I’ll let you in on a little secret. Santa’s workshop isn’t at the North Pole. It’s actually located on a small, non-descript side street in Mt. Vernon.
There you will find a 110,000-square-foot warehouse overflowing with ornaments, wreaths, toy soldiers and sleighs, where 160 elves work tirelessly seven days a week for three months of the year making the magic of Christmas come to life. The only difference is that Fred Schwam, an Armonk resident and CEO of American Christmas, calls the shots. As far as he knows, Santa has yet to make an appearance.
American Christmas, in its 45th year, has been lighting and wrapping, ornamenting and decorating, creating the oohs and ahhs of Christmas décor across the country and around the world. They are responsible for some of the most iconic sights in New York City during the holiday season, including the 72-foot Christmas tree that sits atop Radio City Music Hall, the heralding angels and cadets surrounding the Rockefeller Center ice skating rink and the 13-foot nutcrackers lined up in front of the UBS building on
You would be hard pressed to walk down a street in New York City that hasn’t been lit up by American Christmas. Their custom designed holiday installations are in commercial office buildings, five-star hotels, international retailers, flagship stores, hospitals and even on NBC’s “The Today Show.”
The countdown to show time begins each May, when the 120 seasonal employees return to work to join the 40 full-time, year-round employees and preparations for the upcoming holiday season. This year, the season’s first installation was on Oct. 15 and the last Dec. 10.
Chanukah coming so early this year definitely gave the company a new challenge as it usually delivers menorahs along with Christmas decorations to each jobsite. This year, there were two deliveries per installation instead of one.
American Christmas employees are a diverse group with varying backgrounds and experience, but the number-one thing they all have in common is that they are nice.
“It matters less to me about previous work experience or education,” Schwam said. “I just want to work with people who are truly nice. I know that will reflect positively on the work we do. If you are nice, we can figure it out. It’s not rocket science.”
Walking around the facility, the nice factor was tangible. Everyone stopped what they were working on and said good morning or hello. I have to admit to feeling like I really was in Santa’s workshop.
By the time Christmas arrives, they will have installed holiday decorations at more than 525 locations around the world, ranging from $1,000 to $1 million. Then, on Dec. 26, all the decorations have to come back down again.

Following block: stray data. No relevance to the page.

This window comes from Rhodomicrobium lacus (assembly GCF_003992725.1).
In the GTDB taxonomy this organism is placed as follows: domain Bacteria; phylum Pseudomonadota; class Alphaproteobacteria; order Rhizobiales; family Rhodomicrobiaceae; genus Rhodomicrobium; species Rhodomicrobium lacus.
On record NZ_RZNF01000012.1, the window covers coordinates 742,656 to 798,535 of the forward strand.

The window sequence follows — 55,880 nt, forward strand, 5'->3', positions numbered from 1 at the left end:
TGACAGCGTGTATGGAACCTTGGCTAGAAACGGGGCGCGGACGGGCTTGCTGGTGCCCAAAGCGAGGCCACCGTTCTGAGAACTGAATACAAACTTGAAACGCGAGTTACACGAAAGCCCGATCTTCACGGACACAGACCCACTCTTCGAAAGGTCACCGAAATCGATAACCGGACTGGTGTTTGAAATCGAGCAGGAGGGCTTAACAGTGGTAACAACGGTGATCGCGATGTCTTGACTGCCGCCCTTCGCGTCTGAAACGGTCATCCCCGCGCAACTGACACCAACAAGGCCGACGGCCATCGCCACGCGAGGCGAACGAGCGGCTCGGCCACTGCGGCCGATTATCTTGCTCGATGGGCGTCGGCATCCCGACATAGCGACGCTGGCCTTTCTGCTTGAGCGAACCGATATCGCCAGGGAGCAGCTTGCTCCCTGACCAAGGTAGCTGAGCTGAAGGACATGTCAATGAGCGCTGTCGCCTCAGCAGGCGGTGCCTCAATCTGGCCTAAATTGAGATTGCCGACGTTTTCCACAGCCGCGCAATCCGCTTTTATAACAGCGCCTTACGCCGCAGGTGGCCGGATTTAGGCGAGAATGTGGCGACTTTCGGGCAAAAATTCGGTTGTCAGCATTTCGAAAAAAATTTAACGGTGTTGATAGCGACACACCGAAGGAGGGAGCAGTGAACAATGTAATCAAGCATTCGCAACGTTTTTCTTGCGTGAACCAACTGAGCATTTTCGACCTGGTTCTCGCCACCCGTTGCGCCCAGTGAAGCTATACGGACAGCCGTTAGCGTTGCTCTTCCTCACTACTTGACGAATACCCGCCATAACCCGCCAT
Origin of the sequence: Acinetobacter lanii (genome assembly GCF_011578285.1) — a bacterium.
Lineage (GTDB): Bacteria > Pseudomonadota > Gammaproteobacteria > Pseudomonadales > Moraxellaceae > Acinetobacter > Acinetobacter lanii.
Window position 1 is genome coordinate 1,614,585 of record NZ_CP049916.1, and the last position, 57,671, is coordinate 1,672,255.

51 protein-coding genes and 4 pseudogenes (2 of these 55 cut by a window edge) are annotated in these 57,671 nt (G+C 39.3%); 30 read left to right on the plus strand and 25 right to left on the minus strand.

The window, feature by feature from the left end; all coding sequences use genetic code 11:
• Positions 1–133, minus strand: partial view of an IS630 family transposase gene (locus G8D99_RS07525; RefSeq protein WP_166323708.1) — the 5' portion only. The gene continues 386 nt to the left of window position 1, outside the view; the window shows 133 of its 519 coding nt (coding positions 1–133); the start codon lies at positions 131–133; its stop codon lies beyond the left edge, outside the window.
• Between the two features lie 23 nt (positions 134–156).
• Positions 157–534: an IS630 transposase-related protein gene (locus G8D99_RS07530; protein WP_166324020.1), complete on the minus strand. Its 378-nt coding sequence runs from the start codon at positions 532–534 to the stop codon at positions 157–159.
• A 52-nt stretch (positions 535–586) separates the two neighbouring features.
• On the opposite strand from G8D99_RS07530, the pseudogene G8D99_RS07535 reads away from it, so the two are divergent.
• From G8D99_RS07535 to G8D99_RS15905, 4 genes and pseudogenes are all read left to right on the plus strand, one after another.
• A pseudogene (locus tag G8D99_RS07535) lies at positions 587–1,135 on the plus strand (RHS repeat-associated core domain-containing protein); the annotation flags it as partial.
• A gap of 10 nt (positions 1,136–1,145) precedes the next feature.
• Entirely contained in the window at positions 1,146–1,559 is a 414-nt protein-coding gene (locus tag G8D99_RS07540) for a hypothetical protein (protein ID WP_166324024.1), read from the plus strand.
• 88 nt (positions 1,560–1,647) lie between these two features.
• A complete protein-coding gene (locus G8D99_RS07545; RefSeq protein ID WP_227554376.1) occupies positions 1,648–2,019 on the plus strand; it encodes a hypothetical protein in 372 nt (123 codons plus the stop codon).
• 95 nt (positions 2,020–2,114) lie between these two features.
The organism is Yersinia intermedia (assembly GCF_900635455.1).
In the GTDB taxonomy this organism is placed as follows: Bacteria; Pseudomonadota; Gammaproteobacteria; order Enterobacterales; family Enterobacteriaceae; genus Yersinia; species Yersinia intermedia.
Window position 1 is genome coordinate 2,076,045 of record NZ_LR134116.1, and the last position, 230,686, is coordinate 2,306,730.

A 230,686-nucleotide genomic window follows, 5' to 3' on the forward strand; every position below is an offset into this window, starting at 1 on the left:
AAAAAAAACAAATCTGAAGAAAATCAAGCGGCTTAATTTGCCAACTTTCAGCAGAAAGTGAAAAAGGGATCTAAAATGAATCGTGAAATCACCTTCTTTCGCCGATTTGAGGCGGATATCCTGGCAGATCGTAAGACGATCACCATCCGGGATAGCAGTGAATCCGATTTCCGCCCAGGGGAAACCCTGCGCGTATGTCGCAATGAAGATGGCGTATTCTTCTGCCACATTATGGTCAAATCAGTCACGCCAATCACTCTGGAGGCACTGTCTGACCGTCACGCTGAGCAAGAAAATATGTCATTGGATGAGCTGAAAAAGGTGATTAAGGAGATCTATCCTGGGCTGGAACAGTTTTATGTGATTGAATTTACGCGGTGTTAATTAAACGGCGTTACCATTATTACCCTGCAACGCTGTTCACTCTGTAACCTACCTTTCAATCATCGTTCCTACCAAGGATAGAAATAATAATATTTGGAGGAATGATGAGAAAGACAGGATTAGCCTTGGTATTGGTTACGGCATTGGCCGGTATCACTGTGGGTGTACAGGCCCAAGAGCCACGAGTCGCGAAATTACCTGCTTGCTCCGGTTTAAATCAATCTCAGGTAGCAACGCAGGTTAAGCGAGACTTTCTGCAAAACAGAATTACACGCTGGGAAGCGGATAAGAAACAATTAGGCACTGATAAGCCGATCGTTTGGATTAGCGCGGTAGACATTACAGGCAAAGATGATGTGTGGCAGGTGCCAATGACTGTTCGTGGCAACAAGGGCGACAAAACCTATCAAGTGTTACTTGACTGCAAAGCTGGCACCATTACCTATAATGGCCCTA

In January, the company makes all the necessary repairs to the displays and makes sure they are clean and in good condition before they put them to bed. American Christmas takes a bit of a breather in February and then it starts back up again, refurbishing last year’s installations or creating new designs for clients.
This year’s biggest challenge came from Citadel Outlets in Commerce, Calif. Working collaboratively with the client, American Christmas came up with the idea to wrap the building in the world’s largest bow measuring 36 feet wide by 21 feet tall with 75-foot tails hanging off the side of the building. It was a huge success.
The niceness doesn’t just apply to the employees, it’s also part of the company’s philosophy. Each year, when the decorations come down, they are sorted and checked by the production staff, who look for materials that can no longer be used in clients’ holiday displays and an area in the warehouse set aside for charity is created.
During the first week of December, American Christmas invites 12 to 15 local charities to go holiday decoration shopping for free. For the first time this year, the company filled a 26-foot truck with wreaths, trees and ornaments and drove it up to The Pleasantville Cottage School, a coed residential treatment center that cares for emotionally troubled youngsters.
Schwam became associated with the school after his 12-year-old son started volunteering there.
I asked Fred what the new trend was in grand-scale holiday décor.
“Christmas isn’t trendy, that term applies more to the retail end of Christmas. However, almost all of our lighting is now LED, which allows for more sophisticated technology in our displays. Incandescent lighting is virtually obsolete,” he said.
This past July, American Christmas launched its new website, www.americanxmas.com, and included an employee blog. Each month, a different employee is given a theme to write about and, so far, it’s been a big success. The employees really enjoy being a part of it. This month, Kristen Henriksen, the creative director at American Christmas, answered the question, “Do you ever get tired of Christmas?”
“The truth is, no. Christmas is even more exciting and magical when the project I’ve been scheming for the past year becomes a reality and, quite literally, an overnight success,” Henriksen wrote. “It’s unbelievable that everyone in this organization came together to create something that initially existed as an artistic rendering, a mere figment of the imagination. Ultimately, millions of people see our product that was born out of passion, creativity and countless hours of time and energy.”
I would imagine job satisfaction is not an issue at American Christmas.
So what’s the installation that every employee vies to work on?
That would be the holiday decoration for the set of “Saturday Night Live.” The musical guest for that week is almost always doing its rehearsal at the same time the employees of American Christmas are setting up, providing the nice elves with their own well-deserved private Christmas concert.
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